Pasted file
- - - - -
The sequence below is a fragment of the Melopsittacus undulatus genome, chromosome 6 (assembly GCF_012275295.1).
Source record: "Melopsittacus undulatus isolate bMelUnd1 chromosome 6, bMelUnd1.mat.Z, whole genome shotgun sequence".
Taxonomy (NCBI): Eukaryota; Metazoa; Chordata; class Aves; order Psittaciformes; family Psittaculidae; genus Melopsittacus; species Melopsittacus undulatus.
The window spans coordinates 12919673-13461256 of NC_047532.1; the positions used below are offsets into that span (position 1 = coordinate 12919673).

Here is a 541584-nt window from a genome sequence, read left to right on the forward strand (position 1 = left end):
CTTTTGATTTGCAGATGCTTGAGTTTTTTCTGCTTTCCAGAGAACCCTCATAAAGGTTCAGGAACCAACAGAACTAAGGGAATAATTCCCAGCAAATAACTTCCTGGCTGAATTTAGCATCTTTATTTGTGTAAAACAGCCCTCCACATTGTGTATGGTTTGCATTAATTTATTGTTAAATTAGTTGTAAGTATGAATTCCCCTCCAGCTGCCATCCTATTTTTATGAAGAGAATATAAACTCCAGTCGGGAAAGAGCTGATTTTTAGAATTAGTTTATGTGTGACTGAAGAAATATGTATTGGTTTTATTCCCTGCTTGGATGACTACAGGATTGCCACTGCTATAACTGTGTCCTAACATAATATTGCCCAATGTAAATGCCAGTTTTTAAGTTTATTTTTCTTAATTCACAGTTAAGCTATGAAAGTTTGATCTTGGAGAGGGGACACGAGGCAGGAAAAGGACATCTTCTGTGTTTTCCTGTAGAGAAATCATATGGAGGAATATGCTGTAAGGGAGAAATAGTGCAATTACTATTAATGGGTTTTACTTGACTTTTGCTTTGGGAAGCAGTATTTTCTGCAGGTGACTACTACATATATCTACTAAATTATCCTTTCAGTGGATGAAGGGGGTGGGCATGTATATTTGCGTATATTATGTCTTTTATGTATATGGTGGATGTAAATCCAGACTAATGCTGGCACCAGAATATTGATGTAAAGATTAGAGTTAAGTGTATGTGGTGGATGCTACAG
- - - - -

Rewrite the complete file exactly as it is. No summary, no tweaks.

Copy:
The sequence below is a fragment of the Melopsittacus undulatus genome, chromosome 6 (assembly GCF_012275295.1).
Source record: "Melopsittacus undulatus isolate bMelUnd1 chromosome 6, bMelUnd1.mat.Z, whole genome shotgun sequence".
Taxonomy (NCBI): Eukaryota; Metazoa; Chordata; class Aves; order Psittaciformes; family Psittaculidae; genus Melopsittacus; species Melopsittacus undulatus.
The window spans coordinates 12919673-13461256 of NC_047532.1; the positions used below are offsets into that span (position 1 = coordinate 12919673).

Here is a 541584-nt window from a genome sequence, read left to right on the forward strand (position 1 = left end):
CTTTTGATTTGCAGATGCTTGAGTTTTTTCTGCTTTCCAGAGAACCCTCATAAAGGTTCAGGAACCAACAGAACTAAGGGAATAATTCCCAGCAAATAACTTCCTGGCTGAATTTAGCATCTTTATTTGTGTAAAACAGCCCTCCACATTGTGTATGGTTTGCATTAATTTATTGTTAAATTAGTTGTAAGTATGAATTCCCCTCCAGCTGCCATCCTATTTTTATGAAGAGAATATAAACTCCAGTCGGGAAAGAGCTGATTTTTAGAATTAGTTTATGTGTGACTGAAGAAATATGTATTGGTTTTATTCCCTGCTTGGATGACTACAGGATTGCCACTGCTATAACTGTGTCCTAACATAATATTGCCCAATGTAAATGCCAGTTTTTAAGTTTATTTTTCTTAATTCACAGTTAAGCTATGAAAGTTTGATCTTGGAGAGGGGACACGAGGCAGGAAAAGGACATCTTCTGTGTTTTCCTGTAGAGAAATCATATGGAGGAATATGCTGTAAGGGAGAAATAGTGCAATTACTATTAATGGGTTTTACTTGACTTTTGCTTTGGGAAGCAGTATTTTCTGCAGGTGACTACTACATATATCTACTAAATTATCCTTTCAGTGGATGAAGGGGGTGGGCATGTATATTTGCGTATATTATGTCTTTTATGTATATGGTGGATGTAAATCCAGACTAATGCTGGCACCAGAATATTGATGTAAAGATTAGAGTTAAGTGTATGTGGTGGATGCTACAG